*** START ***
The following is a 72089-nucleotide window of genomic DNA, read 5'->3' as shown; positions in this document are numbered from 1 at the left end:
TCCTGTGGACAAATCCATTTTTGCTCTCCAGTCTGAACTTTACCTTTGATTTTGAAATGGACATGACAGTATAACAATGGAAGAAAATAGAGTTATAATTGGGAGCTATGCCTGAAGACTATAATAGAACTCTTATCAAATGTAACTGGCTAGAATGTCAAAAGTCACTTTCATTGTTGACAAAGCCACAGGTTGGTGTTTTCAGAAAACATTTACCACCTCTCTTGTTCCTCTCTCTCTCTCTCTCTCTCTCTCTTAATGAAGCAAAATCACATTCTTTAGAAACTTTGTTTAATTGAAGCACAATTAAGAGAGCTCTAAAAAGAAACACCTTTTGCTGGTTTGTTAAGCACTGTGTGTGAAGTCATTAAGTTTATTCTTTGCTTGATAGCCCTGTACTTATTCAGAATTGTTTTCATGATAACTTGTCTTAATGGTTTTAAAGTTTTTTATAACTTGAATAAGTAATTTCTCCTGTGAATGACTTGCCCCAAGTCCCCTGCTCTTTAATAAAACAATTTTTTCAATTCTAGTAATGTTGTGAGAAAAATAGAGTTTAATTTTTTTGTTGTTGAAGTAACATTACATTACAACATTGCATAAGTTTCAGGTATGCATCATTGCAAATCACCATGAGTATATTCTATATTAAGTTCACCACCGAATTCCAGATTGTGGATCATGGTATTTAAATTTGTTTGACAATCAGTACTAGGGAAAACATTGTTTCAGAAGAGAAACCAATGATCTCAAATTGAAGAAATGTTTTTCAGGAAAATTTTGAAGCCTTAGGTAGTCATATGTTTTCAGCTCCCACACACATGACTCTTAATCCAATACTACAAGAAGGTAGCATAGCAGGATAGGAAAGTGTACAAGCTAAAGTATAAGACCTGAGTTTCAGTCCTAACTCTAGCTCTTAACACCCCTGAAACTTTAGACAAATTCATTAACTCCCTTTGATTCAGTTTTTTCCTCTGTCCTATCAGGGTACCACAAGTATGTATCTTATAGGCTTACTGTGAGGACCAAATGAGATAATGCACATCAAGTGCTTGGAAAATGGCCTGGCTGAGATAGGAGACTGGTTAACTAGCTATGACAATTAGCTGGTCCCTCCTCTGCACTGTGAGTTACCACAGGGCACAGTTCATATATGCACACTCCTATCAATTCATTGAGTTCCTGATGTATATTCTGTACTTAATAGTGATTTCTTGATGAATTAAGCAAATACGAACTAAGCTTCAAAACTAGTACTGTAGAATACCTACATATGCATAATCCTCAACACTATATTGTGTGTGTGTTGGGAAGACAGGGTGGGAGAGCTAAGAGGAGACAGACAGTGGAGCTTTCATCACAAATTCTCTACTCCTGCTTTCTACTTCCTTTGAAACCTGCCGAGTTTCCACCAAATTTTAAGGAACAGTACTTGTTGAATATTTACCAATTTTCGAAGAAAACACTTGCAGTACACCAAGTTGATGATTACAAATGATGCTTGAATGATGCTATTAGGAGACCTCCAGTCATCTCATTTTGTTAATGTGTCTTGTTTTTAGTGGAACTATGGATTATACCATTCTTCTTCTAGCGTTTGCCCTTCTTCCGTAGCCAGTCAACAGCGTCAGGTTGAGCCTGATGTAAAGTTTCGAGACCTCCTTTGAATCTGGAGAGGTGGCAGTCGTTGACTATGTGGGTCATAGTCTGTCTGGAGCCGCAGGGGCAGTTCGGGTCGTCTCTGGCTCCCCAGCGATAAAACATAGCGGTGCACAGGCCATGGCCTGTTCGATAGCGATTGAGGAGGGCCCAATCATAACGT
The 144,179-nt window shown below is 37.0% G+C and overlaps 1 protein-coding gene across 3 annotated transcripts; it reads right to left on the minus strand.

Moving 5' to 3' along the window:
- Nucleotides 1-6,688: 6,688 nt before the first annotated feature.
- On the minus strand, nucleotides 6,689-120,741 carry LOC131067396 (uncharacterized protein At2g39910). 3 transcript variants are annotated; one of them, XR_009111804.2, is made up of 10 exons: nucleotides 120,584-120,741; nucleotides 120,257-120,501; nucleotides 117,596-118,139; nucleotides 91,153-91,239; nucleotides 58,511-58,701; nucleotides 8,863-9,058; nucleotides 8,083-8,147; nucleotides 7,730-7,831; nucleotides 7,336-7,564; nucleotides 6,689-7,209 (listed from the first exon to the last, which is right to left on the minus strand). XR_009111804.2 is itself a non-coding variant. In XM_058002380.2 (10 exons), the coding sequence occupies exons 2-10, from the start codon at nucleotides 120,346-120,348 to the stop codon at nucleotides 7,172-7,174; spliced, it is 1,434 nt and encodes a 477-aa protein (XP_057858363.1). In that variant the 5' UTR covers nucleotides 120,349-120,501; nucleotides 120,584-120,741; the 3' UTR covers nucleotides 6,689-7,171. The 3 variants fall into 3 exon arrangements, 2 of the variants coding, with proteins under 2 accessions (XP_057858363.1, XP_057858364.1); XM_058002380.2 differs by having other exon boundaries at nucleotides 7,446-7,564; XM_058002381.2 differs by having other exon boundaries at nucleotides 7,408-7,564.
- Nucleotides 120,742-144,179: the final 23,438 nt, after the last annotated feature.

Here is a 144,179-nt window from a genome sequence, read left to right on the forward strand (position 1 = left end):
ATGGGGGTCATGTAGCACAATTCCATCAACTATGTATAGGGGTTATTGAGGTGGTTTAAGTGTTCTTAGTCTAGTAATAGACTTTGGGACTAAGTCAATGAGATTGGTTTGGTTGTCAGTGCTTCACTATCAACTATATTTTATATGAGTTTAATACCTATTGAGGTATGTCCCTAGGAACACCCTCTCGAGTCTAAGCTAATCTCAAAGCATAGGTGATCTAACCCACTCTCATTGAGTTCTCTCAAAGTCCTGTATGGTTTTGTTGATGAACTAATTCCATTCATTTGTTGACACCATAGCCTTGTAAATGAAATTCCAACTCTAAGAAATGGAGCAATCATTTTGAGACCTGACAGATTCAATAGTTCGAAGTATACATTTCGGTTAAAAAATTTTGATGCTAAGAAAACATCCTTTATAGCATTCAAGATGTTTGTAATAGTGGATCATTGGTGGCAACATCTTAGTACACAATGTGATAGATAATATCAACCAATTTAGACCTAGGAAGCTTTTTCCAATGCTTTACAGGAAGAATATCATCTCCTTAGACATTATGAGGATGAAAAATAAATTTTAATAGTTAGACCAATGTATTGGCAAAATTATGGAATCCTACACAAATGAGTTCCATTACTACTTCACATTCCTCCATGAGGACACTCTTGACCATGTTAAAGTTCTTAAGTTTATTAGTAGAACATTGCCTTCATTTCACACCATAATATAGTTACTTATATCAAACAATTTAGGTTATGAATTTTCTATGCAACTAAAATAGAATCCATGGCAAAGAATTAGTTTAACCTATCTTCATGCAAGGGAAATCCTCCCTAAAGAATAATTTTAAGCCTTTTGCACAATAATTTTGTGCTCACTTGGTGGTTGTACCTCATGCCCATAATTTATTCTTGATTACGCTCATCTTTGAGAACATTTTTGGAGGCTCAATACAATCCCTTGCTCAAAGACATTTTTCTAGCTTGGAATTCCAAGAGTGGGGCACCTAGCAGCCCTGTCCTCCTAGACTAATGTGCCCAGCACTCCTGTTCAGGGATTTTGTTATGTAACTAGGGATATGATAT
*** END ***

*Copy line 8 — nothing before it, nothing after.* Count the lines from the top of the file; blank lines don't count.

Here is a 144,179-nt window from a genome sequence, read left to right on the forward strand (position 1 = left end):